Beef jerky and me go way back. Surprising, I know, that a salt obsessed portly carnivore has had a lifelong affinity for jerky. As a kid, I spent my summers hanging around Ravine Lake and throwing in a buck or two every day for snacks like giant Jolly Ranchers, blow pops, and Munchos. Weren’t Munchos the best? In the rotation was the occasional day where we picked through the questionable jerky selection at the Copper Kettle and every kid sat around snacking on dried meats. I was basically the same then as I am now; acting like an expert and aficionado of my Jacks Links kippered beefsteaks while the cretins around me consumed their Slim Jims. Mine was the real beef jerky, the authentic one, and I made sure I let everyone know about it. I was probably 8 so, again, nothing has changed.
In college, housemate Davey’s father came to visit and brought with him a large bag of elk jerky he made after a recent hunting trip. It was delicious and he pretty much blew my mind when he explained to me that he had made it in his oven using a little liquid smoke. Whatever that meant. Even if I didn’t understand that liquid smoke was a real thing that didn’t just exist in Mr. Johnston’s pantry and the Flaming Homer on the Simpsons, I was very intrigued with making it myself. And a brief 11 years later, I decided to do just that.
I got started with the cheapest thick cut steak I could find at the grocery store. Making jerky is right up my alley since it takes something inexpensive and turns it into something tasty.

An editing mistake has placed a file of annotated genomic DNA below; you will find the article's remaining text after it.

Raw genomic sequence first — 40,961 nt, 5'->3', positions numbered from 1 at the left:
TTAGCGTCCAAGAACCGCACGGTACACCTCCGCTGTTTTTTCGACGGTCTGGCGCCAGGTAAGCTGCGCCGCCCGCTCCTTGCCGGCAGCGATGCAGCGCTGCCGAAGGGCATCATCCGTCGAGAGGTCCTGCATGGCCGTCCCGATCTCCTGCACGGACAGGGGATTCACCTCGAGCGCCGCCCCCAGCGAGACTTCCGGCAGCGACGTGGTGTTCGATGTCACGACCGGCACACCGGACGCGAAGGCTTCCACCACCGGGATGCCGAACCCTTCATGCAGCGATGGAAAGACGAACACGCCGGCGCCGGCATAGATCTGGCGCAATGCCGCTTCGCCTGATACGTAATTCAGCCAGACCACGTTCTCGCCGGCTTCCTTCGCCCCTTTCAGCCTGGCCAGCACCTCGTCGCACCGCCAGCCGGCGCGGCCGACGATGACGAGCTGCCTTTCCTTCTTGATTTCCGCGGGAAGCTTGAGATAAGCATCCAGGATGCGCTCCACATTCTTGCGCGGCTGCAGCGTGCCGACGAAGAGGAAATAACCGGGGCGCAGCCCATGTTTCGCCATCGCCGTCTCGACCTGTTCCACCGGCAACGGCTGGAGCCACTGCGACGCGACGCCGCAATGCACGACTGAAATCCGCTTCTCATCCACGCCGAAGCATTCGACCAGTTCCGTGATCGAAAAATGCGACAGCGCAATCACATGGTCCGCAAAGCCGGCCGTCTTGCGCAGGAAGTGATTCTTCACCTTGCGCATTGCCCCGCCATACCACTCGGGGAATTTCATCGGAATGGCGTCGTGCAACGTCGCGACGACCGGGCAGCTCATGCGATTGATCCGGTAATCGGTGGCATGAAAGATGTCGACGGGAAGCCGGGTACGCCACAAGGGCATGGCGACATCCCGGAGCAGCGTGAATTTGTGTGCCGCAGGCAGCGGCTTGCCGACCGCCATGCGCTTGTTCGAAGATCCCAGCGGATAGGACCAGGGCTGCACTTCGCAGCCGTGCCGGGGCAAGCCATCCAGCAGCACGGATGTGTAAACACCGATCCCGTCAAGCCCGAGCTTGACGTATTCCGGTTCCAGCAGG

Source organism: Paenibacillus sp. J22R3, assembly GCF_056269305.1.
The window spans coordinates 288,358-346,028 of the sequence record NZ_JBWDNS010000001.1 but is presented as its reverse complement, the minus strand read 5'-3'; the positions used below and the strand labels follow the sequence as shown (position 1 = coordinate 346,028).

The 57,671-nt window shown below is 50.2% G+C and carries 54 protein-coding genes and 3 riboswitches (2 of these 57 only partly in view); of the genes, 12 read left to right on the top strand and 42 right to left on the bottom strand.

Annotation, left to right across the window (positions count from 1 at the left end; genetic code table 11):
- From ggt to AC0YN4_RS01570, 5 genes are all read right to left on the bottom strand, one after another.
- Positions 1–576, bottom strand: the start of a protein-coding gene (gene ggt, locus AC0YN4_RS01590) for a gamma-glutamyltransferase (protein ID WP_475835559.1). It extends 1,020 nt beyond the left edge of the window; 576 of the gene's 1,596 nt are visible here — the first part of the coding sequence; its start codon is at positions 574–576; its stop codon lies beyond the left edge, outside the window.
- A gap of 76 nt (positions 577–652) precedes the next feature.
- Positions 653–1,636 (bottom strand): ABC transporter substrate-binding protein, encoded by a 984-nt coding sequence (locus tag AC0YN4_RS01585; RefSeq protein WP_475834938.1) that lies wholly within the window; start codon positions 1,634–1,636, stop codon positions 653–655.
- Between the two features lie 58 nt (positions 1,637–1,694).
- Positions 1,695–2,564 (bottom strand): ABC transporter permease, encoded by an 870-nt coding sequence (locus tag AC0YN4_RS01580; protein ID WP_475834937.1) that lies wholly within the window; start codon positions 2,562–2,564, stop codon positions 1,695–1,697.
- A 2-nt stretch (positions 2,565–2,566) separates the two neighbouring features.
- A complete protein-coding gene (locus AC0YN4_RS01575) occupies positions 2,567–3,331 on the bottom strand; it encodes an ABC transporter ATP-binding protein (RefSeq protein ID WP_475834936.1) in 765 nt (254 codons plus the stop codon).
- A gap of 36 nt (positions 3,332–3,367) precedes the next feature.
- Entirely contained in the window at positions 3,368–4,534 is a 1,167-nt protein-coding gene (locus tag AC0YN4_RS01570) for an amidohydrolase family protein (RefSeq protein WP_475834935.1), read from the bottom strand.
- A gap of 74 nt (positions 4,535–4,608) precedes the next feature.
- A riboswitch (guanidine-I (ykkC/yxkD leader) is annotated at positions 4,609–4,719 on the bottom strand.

I went with chuck steaks since they were on sale. Since then I have also used round steaks (since they were on sale that time) and you could probably slice whatever cheap roast is available. Since the end product is supposed to be chewy, no need to be picky. You do want to avoid an cut where you can’t easily trim off the fat since fat doesn’t dry and makes the end product not last as long.
The meat sat in the freezer for a little under an hour to make it firm and easy to slice. With chuck in particular the fat makes the meat less dense and difficult to slice thinly with a knife. The freezer time helps it stay together a bit better, though I still struggled to cut slices 1/8th of an inch thick.
The slices went into a freezer bag with a marinade of soy sauce, brown sugar, worcestershire, liquid smoke, onion powder, garlic powder, cayenne, nutmeg, and crushed red pepper. All excess air in the bag was pressed out before sealing.
The meat sat in the marinade for 12 hours to hopefully soak up as much of the flavor as possible. Over the course of that twelve hours I took time to open the fridge, awkwardly massage the marinade around, stare at the meat for a few minutes, then eventually put the bag back in the fridge.
After 12 hours, the slices came out of the marinade and I laid them out on a few separate plates lines with paper towels to drain off the excess liquid. Since jerky is just dehydrated/dried beef, any extra liquid left on the meat just makes the dehydration process take longer. So, it’s good to give some paper towel time.